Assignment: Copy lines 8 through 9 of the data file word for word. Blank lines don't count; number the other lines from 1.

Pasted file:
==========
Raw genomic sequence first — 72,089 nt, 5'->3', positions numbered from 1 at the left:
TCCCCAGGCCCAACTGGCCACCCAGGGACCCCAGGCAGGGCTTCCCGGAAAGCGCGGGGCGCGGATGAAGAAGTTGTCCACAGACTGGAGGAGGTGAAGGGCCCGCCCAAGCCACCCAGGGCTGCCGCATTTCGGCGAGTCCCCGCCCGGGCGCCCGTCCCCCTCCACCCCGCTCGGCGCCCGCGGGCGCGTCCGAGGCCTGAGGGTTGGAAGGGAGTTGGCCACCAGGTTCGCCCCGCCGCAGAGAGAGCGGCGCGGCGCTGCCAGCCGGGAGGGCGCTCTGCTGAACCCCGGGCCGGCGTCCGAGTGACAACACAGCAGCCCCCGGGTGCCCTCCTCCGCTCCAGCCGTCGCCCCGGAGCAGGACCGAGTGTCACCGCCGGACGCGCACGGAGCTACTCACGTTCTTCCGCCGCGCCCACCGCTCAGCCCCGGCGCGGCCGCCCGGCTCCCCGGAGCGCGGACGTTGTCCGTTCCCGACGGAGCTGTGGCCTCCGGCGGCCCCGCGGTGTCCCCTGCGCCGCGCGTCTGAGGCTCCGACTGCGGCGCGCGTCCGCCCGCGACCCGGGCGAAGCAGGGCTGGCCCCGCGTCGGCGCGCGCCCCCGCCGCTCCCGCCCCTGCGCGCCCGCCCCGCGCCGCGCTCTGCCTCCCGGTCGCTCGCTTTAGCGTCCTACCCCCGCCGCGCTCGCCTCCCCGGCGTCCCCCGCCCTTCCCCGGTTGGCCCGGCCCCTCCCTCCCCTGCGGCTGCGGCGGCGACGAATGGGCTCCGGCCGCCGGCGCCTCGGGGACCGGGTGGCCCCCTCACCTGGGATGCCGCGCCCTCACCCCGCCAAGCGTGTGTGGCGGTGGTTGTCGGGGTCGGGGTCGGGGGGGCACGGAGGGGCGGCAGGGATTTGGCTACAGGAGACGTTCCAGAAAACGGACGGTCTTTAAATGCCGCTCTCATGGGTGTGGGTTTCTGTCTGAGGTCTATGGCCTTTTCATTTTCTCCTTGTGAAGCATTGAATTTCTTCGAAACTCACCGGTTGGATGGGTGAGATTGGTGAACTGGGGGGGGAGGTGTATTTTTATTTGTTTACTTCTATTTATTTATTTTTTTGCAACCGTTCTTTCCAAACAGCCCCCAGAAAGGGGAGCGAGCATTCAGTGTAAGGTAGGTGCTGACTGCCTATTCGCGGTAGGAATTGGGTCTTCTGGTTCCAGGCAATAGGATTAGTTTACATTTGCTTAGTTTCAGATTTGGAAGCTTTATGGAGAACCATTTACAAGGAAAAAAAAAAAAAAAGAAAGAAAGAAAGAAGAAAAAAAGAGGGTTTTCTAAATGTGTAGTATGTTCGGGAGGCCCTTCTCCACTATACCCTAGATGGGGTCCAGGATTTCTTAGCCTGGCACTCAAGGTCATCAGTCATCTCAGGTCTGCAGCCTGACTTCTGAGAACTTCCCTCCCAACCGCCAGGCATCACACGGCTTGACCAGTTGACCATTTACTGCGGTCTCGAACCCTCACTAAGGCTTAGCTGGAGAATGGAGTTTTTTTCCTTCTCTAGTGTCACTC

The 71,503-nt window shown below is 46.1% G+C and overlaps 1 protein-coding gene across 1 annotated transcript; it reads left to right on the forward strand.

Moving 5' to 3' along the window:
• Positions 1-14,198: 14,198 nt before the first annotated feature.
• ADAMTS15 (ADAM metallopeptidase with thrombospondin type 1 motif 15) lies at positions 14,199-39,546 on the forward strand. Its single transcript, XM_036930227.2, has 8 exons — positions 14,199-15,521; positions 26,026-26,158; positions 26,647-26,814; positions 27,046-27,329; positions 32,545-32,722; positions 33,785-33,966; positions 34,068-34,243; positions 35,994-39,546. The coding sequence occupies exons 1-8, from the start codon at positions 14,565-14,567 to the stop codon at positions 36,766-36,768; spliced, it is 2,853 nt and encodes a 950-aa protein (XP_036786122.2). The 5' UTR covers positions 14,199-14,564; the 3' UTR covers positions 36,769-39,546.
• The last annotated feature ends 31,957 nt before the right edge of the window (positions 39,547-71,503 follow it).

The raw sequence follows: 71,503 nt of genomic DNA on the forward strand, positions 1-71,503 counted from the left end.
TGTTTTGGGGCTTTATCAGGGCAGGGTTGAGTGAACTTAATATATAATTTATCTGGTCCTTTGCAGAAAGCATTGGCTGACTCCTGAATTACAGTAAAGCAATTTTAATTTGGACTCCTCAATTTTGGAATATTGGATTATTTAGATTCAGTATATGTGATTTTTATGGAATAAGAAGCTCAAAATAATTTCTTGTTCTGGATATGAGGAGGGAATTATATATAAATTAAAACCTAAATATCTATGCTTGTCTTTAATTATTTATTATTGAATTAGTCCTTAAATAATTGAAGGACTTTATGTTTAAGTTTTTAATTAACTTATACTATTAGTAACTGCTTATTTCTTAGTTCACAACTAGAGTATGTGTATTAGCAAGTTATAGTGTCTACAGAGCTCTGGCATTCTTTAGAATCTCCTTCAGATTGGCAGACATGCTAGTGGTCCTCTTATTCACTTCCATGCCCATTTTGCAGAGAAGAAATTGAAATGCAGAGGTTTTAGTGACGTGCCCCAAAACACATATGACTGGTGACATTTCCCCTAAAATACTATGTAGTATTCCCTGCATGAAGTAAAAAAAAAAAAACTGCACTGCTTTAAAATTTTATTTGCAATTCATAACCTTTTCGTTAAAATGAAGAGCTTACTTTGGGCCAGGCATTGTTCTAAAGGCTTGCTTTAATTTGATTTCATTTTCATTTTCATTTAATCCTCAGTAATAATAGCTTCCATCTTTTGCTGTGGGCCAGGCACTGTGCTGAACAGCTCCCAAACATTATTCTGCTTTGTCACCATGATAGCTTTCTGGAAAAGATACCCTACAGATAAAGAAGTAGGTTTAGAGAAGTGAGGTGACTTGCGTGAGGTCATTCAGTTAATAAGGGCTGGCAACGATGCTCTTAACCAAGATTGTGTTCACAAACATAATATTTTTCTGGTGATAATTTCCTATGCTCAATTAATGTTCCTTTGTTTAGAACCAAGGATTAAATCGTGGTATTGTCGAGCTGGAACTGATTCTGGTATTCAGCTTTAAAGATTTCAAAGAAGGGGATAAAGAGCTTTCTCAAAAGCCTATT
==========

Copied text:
The raw sequence follows: 71,503 nt of genomic DNA on the forward strand, positions 1-71,503 counted from the left end.
TGTTTTGGGGCTTTATCAGGGCAGGGTTGAGTGAACTTAATATATAATTTATCTGGTCCTTTGCAGAAAGCATTGGCTGACTCCTGAATTACAGTAAAGCAATTTTAATTTGGACTCCTCAATTTTGGAATATTGGATTATTTAGATTCAGTATATGTGATTTTTATGGAATAAGAAGCTCAAAATAATTTCTTGTTCTGGATATGAGGAGGGAATTATATATAAATTAAAACCTAAATATCTATGCTTGTCTTTAATTATTTATTATTGAATTAGTCCTTAAATAATTGAAGGACTTTATGTTTAAGTTTTTAATTAACTTATACTATTAGTAACTGCTTATTTCTTAGTTCACAACTAGAGTATGTGTATTAGCAAGTTATAGTGTCTACAGAGCTCTGGCATTCTTTAGAATCTCCTTCAGATTGGCAGACATGCTAGTGGTCCTCTTATTCACTTCCATGCCCATTTTGCAGAGAAGAAATTGAAATGCAGAGGTTTTAGTGACGTGCCCCAAAACACATATGACTGGTGACATTTCCCCTAAAATACTATGTAGTATTCCCTGCATGAAGTAAAAAAAAAAAAACTGCACTGCTTTAAAATTTTATTTGCAATTCATAACCTTTTCGTTAAAATGAAGAGCTTACTTTGGGCCAGGCATTGTTCTAAAGGCTTGCTTTAATTTGATTTCATTTTCATTTTCATTTAATCCTCAGTAATAATAGCTTCCATCTTTTGCTGTGGGCCAGGCACTGTGCTGAACAGCTCCCAAACATTATTCTGCTTTGTCACCATGATAGCTTTCTGGAAAAGATACCCTACAGATAAAGAAGTAGGTTTAGAGAAGTGAGGTGACTTGCGTGAGGTCATTCAGTTAATAAGGGCTGGCAACGATGCTCTTAACCAAGATTGTGTTCACAAACATAATATTTTTCTGGTGATAATTTCCTATGCTCAATTAATGTTCCTTTGTTTAGAACCAAGGATTAAATCGTGGTATTGTCGAGCTGGAACTGATTCTGGTATTCAGCTTTAAAGATTTCAAAGAAGGGGATAAAGAGCTTTCTCAAAAGCCTATT